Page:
On Malaysian sectors that have received international and Chinese interest, Ahmad said, “From our observations, there has been a lot of property investment coming from China and Hong Kong particularly in commercial and residential property development. Of course, a lot of Chinese companies and other ASEAN countries are looking to move manufacturing production to countries in South East Asia like Malaysia.”
Malaysia is at the center of the ASEAN countries, and according to Ahmad, is set to be a hub for investors looking to break into the market of around 650 million people. Ahmad explained, “A lot of this will be traditional investment in manufacturing, but we are trying to promote investment in new technologies, such as aerospace, biotech, and automation.” Through the BRI, technological information is passed more freely through the participating countries, Ahmad said, “We will do technology exchanges and transfers with our partners in China and Hong Kong which empowers us to stay ahead and accelerate our technological development.”
Malaysia is quickly developing and wants to present itself to the international market as an opportune place for the investment and development of new technologies. One area that Malaysia is breaking new ground is Islamic Financial Technology (FinTech) which has come about due to the majority Muslim population. Malaysia had produced around 26% of the Shariah-compliant financial assets by the end of 2017 and the market is expanding. Ahmad concluded, “Malaysia is a world leader in Islamic FinTech which we can share with other ASEAN and Belt and Road countries, which also tend to have high Muslim populations.”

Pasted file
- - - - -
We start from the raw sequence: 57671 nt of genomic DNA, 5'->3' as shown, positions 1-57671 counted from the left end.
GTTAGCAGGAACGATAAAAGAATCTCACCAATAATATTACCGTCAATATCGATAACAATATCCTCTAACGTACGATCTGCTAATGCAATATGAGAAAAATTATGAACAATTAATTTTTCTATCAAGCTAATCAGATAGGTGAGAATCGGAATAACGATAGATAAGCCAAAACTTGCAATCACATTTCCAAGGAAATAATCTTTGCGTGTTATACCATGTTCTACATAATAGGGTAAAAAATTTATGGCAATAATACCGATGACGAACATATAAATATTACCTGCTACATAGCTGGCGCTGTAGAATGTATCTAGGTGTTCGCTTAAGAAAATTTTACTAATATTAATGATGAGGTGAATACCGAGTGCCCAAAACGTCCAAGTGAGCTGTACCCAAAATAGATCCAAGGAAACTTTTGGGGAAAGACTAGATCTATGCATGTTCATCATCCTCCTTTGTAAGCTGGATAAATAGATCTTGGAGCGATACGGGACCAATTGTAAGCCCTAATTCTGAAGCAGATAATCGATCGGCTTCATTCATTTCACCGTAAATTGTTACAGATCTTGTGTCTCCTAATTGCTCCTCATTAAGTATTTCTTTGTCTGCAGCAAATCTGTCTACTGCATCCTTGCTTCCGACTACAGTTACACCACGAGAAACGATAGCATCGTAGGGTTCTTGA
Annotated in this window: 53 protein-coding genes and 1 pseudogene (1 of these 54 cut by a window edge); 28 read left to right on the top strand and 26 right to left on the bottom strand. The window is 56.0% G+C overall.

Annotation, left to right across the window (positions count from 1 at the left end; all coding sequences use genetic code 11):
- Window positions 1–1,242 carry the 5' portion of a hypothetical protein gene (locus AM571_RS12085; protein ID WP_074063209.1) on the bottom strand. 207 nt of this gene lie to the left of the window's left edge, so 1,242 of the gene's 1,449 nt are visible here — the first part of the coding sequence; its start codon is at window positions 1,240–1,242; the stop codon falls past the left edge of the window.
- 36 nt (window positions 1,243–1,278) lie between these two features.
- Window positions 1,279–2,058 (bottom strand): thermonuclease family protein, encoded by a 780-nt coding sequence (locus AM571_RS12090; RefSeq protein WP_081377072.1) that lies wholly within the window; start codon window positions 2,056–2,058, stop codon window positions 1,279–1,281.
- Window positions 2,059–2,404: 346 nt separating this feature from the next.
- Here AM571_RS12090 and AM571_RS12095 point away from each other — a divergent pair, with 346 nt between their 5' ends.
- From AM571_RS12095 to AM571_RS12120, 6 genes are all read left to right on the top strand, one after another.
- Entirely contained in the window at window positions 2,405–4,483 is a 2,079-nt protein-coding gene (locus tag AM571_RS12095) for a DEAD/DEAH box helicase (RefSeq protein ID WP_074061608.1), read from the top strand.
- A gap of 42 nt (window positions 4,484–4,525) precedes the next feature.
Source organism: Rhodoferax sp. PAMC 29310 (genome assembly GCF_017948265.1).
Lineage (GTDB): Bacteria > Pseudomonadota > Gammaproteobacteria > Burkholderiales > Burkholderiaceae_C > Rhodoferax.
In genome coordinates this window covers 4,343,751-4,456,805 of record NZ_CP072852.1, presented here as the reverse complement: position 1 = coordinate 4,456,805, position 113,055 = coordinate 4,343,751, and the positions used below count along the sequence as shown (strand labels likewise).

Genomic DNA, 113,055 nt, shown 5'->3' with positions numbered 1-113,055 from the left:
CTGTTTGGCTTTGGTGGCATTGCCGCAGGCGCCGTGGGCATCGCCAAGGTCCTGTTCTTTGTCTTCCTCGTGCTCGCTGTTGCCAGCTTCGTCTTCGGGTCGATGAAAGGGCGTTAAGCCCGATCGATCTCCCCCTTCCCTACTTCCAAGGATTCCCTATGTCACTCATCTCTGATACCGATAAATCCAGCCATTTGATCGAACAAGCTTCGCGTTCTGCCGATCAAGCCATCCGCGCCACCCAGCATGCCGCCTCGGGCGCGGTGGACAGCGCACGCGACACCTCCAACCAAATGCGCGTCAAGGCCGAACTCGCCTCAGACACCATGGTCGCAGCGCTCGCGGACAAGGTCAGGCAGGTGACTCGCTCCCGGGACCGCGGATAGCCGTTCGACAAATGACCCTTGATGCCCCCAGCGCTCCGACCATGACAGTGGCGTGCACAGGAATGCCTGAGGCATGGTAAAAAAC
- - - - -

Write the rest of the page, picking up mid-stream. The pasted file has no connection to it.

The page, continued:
The BRI adheres to the principle of wide consultation, joint contribution, and shared benefits, with the aim of injecting impetus into world economy and boosting the common development of all countries, against the backdrop of resurging trade protectionism and rising anti-globalization. Through the BRI cooperation, China and Kazakhstan have already seen positive outcomes—in 2018 along, the trade volume between the two countries reached $19.885 billion. Among this trade activity, Kazakh exports to China were worth $8.535 billion which marked a 30% increase from the previous year.
Diana Ablyakimova is the Brand Manager of Invest Kazakhstan, a one-stop-shop for foreign investors in Kazakhstan that provides a full range of services to support projects from conception to implementation through to post-investment—effectively supporting the whole life-cycle of the investment.
On the BRI, Ablyakimova said, “Kazakhstan has supported the initiative since the very first day. The historical Silk Road runs directly through our country, in fact, Kazakhstan has been coined the ‘belt buckle’ of the Belt and Road due to our geographic position.” She continued, “Currently around 70% of BRI land transit traffic goes through Kazakhstan which reduces transport times between China and Europe by 15 days. To go by sea from China to Europe can take up to 45 days so we are very strategically placed.”
Ablyakimova highlighted that China and Kazakhstan have developed a comprehensive strategic partnership, she said, “China is one of our top five investors—since the time we established our independence (1990), our country has received over $300 billion dollars of investments and of which China accounts for 5%.”